His brother (Dholye) is a tortured soul as he realises that he is not as good as his overbearing father (Tailang) made him out to be. The absentee/missing mother angle is barely explored — it could have developed into a deep comment on domestic abuse and violence. We don’t see enough cricket nor the passion that the game evokes. There are some nice moments with Ratna Pathak Shah as the feisty headmistress who feels free to light up a joint to celebrate, and speaks in fluent Marathi with Tommy Sir’s ailing wife, and the local juice waali (played by Amruta Subhash), who partners up with Tailang to start a health tonic enterprise out of his house. Akshay Oberoi continues being the hapless investor, who is way over his head with backhanded deals in the shady bylanes of aamchi Mumbai. There are those lingering, conflicting feelings about his sexuality as well. Where is their missing mother? What we get are cliched dialogues instead. Tailang, who was splendid in the first part, appears slightly distracted, as he juggles being the CEO of a health drink company, managing his sons, and even a romantic interest of sorts. Advertising
We haven’t had a good young adult drama in the Indian web space, while Selection Day touches upon issues of bonding and brotherhood, peer pressure and overbearing helicopter parents, nothing touches a nerve. This could have been that David vs Goliath story, where two underdogs come and make their name in the megapolis of Mumbai through the game which the city lives and breathes. Will Wynberg Academy win the prestigious Harris-Shield trophy? There’s just too much happening, there’s a school to be saved, expensive cancer treatment to be arranged, and lost honour to be restored. There was enough material for a pacy, emotional, dramatic second half. But sadly, neither are the questions answered satisfactorily, nor does the drama really pick up. Watch, if you are bored of the ongoing IPL, India’s annual cricketing extravaganza. The various subplots and arcs detract from the main storyline. The story continues with Samad trying to battle his two interests: science, which he loves, and cricket, which he excels at, but doesn’t really like. But this is not that story. ‘He had to hate the game, to play it’, and ‘Agar log cricket ko ek escape samajhte hain, toh hum kaun hain unke iss sapne ko todne waale’, utters a mellow Mahesh Manjrekar, who plays the disgraced cricket coach, Tommy Sir. Selection Day streams on Netflix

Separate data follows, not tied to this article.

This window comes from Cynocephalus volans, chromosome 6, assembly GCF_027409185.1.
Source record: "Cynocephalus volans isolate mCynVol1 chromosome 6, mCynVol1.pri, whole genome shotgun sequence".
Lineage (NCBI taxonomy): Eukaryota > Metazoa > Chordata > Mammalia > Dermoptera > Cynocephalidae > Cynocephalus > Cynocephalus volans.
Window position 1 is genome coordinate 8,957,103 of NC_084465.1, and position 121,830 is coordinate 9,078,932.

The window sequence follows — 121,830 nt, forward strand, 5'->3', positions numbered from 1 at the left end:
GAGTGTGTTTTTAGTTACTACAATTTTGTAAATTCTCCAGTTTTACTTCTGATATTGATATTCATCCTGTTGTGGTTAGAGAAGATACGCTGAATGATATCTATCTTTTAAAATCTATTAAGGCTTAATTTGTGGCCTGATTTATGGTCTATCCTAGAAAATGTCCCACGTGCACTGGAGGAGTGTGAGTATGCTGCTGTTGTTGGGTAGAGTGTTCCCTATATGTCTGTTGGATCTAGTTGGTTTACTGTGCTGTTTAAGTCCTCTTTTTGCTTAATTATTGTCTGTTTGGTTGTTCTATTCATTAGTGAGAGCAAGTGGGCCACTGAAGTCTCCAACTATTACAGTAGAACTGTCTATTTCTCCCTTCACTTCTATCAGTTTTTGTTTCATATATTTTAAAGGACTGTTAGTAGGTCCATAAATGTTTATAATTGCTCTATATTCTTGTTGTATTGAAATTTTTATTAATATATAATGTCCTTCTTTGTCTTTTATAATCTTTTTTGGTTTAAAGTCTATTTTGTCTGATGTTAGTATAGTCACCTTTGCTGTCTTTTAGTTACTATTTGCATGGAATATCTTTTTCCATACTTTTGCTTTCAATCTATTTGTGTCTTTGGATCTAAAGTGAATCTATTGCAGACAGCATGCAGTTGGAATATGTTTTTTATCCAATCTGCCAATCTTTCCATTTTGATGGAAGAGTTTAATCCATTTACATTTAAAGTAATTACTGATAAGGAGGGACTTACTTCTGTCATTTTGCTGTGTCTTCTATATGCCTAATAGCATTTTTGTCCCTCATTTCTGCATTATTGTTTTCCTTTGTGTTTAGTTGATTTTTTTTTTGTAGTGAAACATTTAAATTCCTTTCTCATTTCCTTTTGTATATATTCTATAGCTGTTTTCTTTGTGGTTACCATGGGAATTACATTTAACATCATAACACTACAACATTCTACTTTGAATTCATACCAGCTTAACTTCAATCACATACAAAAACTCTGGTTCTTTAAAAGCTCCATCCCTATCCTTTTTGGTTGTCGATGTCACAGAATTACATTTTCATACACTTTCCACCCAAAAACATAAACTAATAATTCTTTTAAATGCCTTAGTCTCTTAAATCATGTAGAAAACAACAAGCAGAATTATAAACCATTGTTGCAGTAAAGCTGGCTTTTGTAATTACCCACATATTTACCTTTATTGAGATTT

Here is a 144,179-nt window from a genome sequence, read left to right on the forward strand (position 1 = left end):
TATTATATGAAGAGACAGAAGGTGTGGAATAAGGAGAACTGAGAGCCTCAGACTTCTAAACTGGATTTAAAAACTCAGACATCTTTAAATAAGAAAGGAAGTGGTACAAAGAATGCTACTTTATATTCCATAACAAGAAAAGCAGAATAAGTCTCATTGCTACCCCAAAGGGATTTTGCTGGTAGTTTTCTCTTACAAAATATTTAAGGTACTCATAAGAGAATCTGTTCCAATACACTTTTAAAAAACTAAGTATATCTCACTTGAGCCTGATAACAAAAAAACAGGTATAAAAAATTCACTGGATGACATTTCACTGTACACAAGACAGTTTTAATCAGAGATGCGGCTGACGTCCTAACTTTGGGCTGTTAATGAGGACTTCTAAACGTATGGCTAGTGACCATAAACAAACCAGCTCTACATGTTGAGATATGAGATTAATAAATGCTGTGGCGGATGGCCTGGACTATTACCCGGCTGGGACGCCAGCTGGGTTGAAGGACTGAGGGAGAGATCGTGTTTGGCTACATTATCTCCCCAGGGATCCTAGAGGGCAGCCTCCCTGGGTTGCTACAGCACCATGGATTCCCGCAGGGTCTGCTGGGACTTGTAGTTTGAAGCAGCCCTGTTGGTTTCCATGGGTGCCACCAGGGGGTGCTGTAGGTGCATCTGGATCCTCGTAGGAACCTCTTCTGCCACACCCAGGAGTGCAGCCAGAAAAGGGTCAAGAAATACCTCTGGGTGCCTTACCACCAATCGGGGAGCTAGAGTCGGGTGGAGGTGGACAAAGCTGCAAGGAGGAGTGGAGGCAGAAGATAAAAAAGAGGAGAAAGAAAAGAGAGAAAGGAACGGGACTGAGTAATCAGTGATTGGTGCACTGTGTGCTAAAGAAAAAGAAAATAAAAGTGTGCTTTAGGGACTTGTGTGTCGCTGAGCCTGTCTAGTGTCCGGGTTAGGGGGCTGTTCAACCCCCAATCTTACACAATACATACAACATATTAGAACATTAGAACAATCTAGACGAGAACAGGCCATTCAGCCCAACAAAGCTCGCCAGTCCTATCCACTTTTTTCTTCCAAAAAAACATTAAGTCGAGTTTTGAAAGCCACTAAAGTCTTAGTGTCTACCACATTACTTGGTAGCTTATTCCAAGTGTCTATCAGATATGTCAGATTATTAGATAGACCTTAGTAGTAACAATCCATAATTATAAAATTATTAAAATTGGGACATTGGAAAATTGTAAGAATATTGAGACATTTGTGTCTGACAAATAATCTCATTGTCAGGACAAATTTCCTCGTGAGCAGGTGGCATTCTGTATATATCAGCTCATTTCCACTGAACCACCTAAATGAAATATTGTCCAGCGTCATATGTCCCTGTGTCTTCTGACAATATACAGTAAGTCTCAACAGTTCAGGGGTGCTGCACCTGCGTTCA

Comment(s) With plenty of questions waiting to be answered — do the brothers finally make it to the fateful selection day? As for the emotions, that graph is quite flat. The last few episodes have everything working up to a climactic ending, but instead of resolving the story, everything explodes and combusts, perhaps sowing the seeds for more episodes. Advertising
After a cliffhanger-esque ending of the first part — where teenagers Manjunath (Mohammad Samad) and Radhakumar (Yash Dholye) were left at a crossroads — Selection Day is back with six new episodes in the first season.